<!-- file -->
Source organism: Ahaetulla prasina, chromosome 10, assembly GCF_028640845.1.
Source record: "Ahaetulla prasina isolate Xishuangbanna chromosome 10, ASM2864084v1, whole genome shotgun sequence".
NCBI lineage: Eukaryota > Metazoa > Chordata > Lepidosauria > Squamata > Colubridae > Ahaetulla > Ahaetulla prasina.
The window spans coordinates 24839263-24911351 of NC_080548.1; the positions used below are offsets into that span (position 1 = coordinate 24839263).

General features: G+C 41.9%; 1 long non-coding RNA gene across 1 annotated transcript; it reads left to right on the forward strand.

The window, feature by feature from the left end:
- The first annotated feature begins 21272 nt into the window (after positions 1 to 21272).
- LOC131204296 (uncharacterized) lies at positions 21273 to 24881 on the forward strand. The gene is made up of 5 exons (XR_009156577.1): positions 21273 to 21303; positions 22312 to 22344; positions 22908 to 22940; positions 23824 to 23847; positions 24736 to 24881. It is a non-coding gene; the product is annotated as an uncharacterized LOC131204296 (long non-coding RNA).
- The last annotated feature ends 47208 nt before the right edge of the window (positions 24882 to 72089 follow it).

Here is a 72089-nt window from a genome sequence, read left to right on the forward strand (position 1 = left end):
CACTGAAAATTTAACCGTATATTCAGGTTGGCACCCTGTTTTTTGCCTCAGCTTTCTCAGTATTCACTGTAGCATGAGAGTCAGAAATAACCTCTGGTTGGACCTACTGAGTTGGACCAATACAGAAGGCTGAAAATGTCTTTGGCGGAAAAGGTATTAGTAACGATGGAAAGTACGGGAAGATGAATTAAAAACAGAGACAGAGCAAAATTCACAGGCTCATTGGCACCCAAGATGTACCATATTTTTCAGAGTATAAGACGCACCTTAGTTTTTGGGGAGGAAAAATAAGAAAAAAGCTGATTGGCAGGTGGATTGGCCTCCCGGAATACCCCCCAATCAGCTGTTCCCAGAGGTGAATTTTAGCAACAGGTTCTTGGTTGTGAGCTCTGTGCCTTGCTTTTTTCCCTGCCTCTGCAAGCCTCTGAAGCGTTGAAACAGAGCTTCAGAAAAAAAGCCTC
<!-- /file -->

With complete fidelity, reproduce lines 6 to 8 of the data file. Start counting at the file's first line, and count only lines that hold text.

The window, feature by feature from the left end:
- The first annotated feature begins 21272 nt into the window (after positions 1 to 21272).
- LOC131204296 (uncharacterized) lies at positions 21273 to 24881 on the forward strand. The gene is made up of 5 exons (XR_009156577.1): positions 21273 to 21303; positions 22312 to 22344; positions 22908 to 22940; positions 23824 to 23847; positions 24736 to 24881. It is a non-coding gene; the product is annotated as an uncharacterized LOC131204296 (long non-coding RNA).